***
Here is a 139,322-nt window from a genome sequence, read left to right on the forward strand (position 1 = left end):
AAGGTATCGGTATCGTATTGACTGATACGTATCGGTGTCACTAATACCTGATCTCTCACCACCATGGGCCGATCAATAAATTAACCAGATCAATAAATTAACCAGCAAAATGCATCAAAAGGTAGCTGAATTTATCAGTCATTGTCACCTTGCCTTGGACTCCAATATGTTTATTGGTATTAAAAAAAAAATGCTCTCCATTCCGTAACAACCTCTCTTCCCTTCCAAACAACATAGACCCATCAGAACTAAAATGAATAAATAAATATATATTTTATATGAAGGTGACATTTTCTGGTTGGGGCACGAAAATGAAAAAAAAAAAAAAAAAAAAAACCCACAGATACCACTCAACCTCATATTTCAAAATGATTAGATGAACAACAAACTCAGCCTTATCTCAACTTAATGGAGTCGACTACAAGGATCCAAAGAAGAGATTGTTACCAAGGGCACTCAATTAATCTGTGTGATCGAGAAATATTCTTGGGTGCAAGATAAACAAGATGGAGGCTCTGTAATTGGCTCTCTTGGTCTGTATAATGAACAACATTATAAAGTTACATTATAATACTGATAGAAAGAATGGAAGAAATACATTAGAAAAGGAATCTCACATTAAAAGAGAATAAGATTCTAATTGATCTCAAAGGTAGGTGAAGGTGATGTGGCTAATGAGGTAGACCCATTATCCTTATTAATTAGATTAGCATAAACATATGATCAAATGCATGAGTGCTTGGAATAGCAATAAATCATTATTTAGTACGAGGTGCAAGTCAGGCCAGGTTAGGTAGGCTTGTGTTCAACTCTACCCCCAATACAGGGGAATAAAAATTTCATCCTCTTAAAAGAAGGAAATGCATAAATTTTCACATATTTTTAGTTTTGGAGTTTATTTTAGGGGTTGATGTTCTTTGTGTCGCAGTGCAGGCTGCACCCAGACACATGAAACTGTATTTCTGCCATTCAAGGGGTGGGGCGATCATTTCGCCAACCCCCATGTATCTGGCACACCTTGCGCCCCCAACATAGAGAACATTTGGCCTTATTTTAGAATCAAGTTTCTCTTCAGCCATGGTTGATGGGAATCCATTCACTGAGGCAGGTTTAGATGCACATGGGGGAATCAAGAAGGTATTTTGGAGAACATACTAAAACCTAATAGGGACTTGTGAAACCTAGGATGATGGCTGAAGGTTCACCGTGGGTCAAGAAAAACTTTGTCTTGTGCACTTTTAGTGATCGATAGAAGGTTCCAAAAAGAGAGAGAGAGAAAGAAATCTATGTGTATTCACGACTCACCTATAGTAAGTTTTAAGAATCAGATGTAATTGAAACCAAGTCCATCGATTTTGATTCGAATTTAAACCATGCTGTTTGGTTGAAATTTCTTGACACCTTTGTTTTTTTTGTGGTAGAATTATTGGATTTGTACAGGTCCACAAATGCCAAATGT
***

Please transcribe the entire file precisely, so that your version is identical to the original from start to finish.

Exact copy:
Here is a 139,322-nt window from a genome sequence, read left to right on the forward strand (position 1 = left end):
AAGGTATCGGTATCGTATTGACTGATACGTATCGGTGTCACTAATACCTGATCTCTCACCACCATGGGCCGATCAATAAATTAACCAGATCAATAAATTAACCAGCAAAATGCATCAAAAGGTAGCTGAATTTATCAGTCATTGTCACCTTGCCTTGGACTCCAATATGTTTATTGGTATTAAAAAAAAAATGCTCTCCATTCCGTAACAACCTCTCTTCCCTTCCAAACAACATAGACCCATCAGAACTAAAATGAATAAATAAATATATATTTTATATGAAGGTGACATTTTCTGGTTGGGGCACGAAAATGAAAAAAAAAAAAAAAAAAAAAACCCACAGATACCACTCAACCTCATATTTCAAAATGATTAGATGAACAACAAACTCAGCCTTATCTCAACTTAATGGAGTCGACTACAAGGATCCAAAGAAGAGATTGTTACCAAGGGCACTCAATTAATCTGTGTGATCGAGAAATATTCTTGGGTGCAAGATAAACAAGATGGAGGCTCTGTAATTGGCTCTCTTGGTCTGTATAATGAACAACATTATAAAGTTACATTATAATACTGATAGAAAGAATGGAAGAAATACATTAGAAAAGGAATCTCACATTAAAAGAGAATAAGATTCTAATTGATCTCAAAGGTAGGTGAAGGTGATGTGGCTAATGAGGTAGACCCATTATCCTTATTAATTAGATTAGCATAAACATATGATCAAATGCATGAGTGCTTGGAATAGCAATAAATCATTATTTAGTACGAGGTGCAAGTCAGGCCAGGTTAGGTAGGCTTGTGTTCAACTCTACCCCCAATACAGGGGAATAAAAATTTCATCCTCTTAAAAGAAGGAAATGCATAAATTTTCACATATTTTTAGTTTTGGAGTTTATTTTAGGGGTTGATGTTCTTTGTGTCGCAGTGCAGGCTGCACCCAGACACATGAAACTGTATTTCTGCCATTCAAGGGGTGGGGCGATCATTTCGCCAACCCCCATGTATCTGGCACACCTTGCGCCCCCAACATAGAGAACATTTGGCCTTATTTTAGAATCAAGTTTCTCTTCAGCCATGGTTGATGGGAATCCATTCACTGAGGCAGGTTTAGATGCACATGGGGGAATCAAGAAGGTATTTTGGAGAACATACTAAAACCTAATAGGGACTTGTGAAACCTAGGATGATGGCTGAAGGTTCACCGTGGGTCAAGAAAAACTTTGTCTTGTGCACTTTTAGTGATCGATAGAAGGTTCCAAAAAGAGAGAGAGAGAAAGAAATCTATGTGTATTCACGACTCACCTATAGTAAGTTTTAAGAATCAGATGTAATTGAAACCAAGTCCATCGATTTTGATTCGAATTTAAACCATGCTGTTTGGTTGAAATTTCTTGACACCTTTGTTTTTTTTGTGGTAGAATTATTGGATTTGTACAGGTCCACAAATGCCAAATGT